Most efficient, fast way to germinate maple seeds?

Discussion in 'Maples' started by Soumil Yarlagadda, Feb 4, 2022.

  1. Soumil Yarlagadda

    Soumil Yarlagadda Active Member Maple Society

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    anyone have the most efficient way to remove dormancy quicker than normal and achieve good germination through techniques such as removing the seed from the pericarp, soaking in cold water for a day before stratification, stratifying in alumnium foil, etc? who has had success making slow to germinate maples germinate much faster? like using gibberellins?
     
  2. Soumil Yarlagadda

    Soumil Yarlagadda Active Member Maple Society

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    if you have any ideas, please post.
     
  3. maf

    maf Generous Contributor Maple Society 10 Years

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    This is known to work for many species, but obviously labour intensive.
     
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  4. Soumil Yarlagadda

    Soumil Yarlagadda Active Member Maple Society

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    Does spraying gibberellic acid on the maple + adding fertilizer speed up the trees growth?
     
  5. Soumil Yarlagadda

    Soumil Yarlagadda Active Member Maple Society

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  6. LoverOfMaples

    LoverOfMaples Generous Contributor Maple Society

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    I've never tired to use anything to chemically enhance the process of germination. There was someone on here a while back experimenting with something to germinate A. griseum seeds. Search Acer griseum, you should run into it.
     
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  7. Soumil Yarlagadda

    Soumil Yarlagadda Active Member Maple Society

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    Thanks ill look into it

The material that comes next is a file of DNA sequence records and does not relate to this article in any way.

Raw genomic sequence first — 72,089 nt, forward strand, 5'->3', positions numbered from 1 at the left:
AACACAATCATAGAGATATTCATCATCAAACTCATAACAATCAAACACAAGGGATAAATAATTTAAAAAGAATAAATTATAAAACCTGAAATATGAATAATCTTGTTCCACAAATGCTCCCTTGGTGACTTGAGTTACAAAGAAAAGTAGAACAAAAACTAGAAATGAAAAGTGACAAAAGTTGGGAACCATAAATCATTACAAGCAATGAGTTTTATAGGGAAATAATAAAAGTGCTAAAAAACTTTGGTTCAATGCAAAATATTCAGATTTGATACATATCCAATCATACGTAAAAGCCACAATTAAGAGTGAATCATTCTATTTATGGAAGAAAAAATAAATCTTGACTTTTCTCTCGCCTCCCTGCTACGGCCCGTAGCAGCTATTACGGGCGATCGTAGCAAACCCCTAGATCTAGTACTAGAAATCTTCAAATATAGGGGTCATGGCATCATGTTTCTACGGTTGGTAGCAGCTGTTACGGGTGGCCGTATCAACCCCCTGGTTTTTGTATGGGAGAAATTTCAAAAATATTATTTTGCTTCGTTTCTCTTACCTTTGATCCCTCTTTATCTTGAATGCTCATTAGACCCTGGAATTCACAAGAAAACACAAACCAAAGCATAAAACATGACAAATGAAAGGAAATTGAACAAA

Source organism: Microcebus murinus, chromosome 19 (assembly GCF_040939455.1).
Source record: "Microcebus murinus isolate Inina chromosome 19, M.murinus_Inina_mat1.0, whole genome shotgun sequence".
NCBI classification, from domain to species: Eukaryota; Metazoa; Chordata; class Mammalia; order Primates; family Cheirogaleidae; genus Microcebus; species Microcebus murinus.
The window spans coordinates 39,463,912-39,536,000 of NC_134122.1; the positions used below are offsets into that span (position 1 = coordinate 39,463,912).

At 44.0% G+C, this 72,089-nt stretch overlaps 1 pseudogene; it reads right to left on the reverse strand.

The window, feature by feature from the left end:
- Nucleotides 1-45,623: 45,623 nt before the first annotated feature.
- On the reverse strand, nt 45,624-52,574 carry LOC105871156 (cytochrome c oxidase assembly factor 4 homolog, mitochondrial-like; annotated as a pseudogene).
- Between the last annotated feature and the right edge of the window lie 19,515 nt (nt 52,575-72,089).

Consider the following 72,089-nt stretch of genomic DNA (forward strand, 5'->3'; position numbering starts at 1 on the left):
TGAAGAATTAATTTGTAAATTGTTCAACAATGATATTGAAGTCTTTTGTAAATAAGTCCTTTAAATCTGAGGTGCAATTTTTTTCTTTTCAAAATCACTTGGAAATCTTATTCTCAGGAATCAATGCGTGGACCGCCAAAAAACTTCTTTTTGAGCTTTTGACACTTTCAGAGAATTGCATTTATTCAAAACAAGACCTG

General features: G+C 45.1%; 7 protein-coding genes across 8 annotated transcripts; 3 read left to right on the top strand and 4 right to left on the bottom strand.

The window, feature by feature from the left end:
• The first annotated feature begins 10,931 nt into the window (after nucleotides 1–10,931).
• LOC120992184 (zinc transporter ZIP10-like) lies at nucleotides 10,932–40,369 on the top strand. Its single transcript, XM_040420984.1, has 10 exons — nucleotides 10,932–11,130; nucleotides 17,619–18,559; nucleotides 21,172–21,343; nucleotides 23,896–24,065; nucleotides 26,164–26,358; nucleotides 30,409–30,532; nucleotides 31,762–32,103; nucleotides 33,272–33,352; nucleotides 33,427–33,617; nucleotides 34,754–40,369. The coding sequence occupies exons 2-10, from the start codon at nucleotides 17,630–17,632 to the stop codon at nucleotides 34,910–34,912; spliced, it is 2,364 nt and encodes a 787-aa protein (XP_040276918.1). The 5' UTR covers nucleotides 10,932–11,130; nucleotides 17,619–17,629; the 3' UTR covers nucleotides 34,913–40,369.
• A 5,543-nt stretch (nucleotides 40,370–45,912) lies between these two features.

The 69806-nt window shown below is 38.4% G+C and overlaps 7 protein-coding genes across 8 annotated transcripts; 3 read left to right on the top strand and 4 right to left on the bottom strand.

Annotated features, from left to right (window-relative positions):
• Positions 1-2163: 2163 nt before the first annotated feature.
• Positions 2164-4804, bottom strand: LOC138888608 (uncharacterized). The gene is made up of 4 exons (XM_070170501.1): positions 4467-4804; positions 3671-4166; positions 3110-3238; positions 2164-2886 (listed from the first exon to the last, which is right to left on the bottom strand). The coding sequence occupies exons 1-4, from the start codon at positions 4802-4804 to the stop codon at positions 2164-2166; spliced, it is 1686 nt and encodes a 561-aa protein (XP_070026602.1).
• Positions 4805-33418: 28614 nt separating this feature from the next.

8. 0soyoung

    0soyoung Rising Contributor

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    The general effect of GA3 is to enhance germination rates. To the best of my knowledge, gibberellins applied to seeds have no further effect. Further, I don't believe there is much of an effect on the seeds of maple trees. On the other hand, it has remarkable effects on the germination of Stewartia pseudocamellia.

    SeeDeno Deno - NALDC Search Results
     
  9. Riverdale27

    Riverdale27 Active Member

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    I'm trying a lot of ways this year:
    - seed with bit of moisture in plastic bag and in the fridge
    - seed with bit of moisture and sand/peat mix in the fridge
    - seed sown in a pot in the greenhouse

    So far, I can only tell that it's the seed that makes the difference. I bought small-palmatum seed from a specialized firm in the Netherlands and pretty much all of it is germinating and quickly too. But obviously also quite boring in form...

    The bigger seeds that I collected from my own trees, from other people's trees, and so on... (some fresh, others already more brown... Aureum, Bloodgood, Osakazuki, various Dissectums...) are all big seed and none of those have sprouted yet. I'll sow them outside in March and see what happens...
     
    Last edited: Feb 6, 2022
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  10. Soumil Yarlagadda

    Soumil Yarlagadda Active Member Maple Society

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    did you try removing the seeds from the pericarp or at least splitting it open?
     
  11. Soumil Yarlagadda

    Soumil Yarlagadda Active Member Maple Society

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    and soaking in cold water prior to stratification really helps.
     
  12. Soumil Yarlagadda

    Soumil Yarlagadda Active Member Maple Society

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    i did both of those steps, and my sugar + bigleaf maple seeds are germinating after only 5 days
     
  13. Soumil Yarlagadda

    Soumil Yarlagadda Active Member Maple Society

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    doing to palmatum maybe much more labor intensive but it may be worth a try. some excised and soaked in cold water then stratified, some done the normal way
     
  14. Riverdale27

    Riverdale27 Active Member

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    @Soumil Yarlagadda : all due respect, but could you try typing all in one post instead of using 4 posts to say 4 sentences? :)